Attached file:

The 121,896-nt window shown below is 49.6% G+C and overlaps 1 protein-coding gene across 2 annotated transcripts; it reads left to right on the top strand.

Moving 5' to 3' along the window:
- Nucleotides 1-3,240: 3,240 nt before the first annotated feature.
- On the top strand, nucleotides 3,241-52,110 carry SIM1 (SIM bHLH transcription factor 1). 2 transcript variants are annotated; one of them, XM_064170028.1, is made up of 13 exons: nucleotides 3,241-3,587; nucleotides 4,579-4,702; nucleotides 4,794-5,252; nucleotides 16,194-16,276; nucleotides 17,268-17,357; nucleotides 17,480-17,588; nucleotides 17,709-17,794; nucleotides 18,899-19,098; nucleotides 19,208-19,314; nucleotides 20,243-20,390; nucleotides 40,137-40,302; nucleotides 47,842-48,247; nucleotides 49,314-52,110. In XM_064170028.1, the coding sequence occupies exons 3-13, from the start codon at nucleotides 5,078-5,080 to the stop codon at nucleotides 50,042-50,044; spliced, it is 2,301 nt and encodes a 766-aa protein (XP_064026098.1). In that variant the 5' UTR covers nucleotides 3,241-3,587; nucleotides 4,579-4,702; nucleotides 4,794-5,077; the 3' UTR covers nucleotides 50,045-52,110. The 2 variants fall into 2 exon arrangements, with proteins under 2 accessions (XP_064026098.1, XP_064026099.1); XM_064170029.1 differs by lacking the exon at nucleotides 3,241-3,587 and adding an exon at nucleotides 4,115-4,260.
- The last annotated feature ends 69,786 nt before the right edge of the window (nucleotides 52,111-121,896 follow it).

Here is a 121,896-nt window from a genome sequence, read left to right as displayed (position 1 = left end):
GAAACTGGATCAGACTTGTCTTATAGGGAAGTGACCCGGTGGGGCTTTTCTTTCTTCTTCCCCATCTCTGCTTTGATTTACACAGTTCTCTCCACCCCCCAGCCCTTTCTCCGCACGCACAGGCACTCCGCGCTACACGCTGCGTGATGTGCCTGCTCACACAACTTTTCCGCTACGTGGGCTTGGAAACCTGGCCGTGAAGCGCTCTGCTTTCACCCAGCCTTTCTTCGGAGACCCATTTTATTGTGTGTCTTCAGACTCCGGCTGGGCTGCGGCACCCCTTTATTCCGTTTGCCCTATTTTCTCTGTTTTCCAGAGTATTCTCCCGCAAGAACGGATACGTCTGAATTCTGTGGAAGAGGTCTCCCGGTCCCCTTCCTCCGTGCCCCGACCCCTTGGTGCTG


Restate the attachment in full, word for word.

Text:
The 121,896-nt window shown below is 49.6% G+C and overlaps 1 protein-coding gene across 2 annotated transcripts; it reads left to right on the top strand.

Moving 5' to 3' along the window:
- Nucleotides 1-3,240: 3,240 nt before the first annotated feature.
- On the top strand, nucleotides 3,241-52,110 carry SIM1 (SIM bHLH transcription factor 1). 2 transcript variants are annotated; one of them, XM_064170028.1, is made up of 13 exons: nucleotides 3,241-3,587; nucleotides 4,579-4,702; nucleotides 4,794-5,252; nucleotides 16,194-16,276; nucleotides 17,268-17,357; nucleotides 17,480-17,588; nucleotides 17,709-17,794; nucleotides 18,899-19,098; nucleotides 19,208-19,314; nucleotides 20,243-20,390; nucleotides 40,137-40,302; nucleotides 47,842-48,247; nucleotides 49,314-52,110. In XM_064170028.1, the coding sequence occupies exons 3-13, from the start codon at nucleotides 5,078-5,080 to the stop codon at nucleotides 50,042-50,044; spliced, it is 2,301 nt and encodes a 766-aa protein (XP_064026098.1). In that variant the 5' UTR covers nucleotides 3,241-3,587; nucleotides 4,579-4,702; nucleotides 4,794-5,077; the 3' UTR covers nucleotides 50,045-52,110. The 2 variants fall into 2 exon arrangements, with proteins under 2 accessions (XP_064026098.1, XP_064026099.1); XM_064170029.1 differs by lacking the exon at nucleotides 3,241-3,587 and adding an exon at nucleotides 4,115-4,260.
- The last annotated feature ends 69,786 nt before the right edge of the window (nucleotides 52,111-121,896 follow it).

Here is a 121,896-nt window from a genome sequence, read left to right as displayed (position 1 = left end):
GAAACTGGATCAGACTTGTCTTATAGGGAAGTGACCCGGTGGGGCTTTTCTTTCTTCTTCCCCATCTCTGCTTTGATTTACACAGTTCTCTCCACCCCCCAGCCCTTTCTCCGCACGCACAGGCACTCCGCGCTACACGCTGCGTGATGTGCCTGCTCACACAACTTTTCCGCTACGTGGGCTTGGAAACCTGGCCGTGAAGCGCTCTGCTTTCACCCAGCCTTTCTTCGGAGACCCATTTTATTGTGTGTCTTCAGACTCCGGCTGGGCTGCGGCACCCCTTTATTCCGTTTGCCCTATTTTCTCTGTTTTCCAGAGTATTCTCCCGCAAGAACGGATACGTCTGAATTCTGTGGAAGAGGTCTCCCGGTCCCCTTCCTCCGTGCCCCGACCCCTTGGTGCTG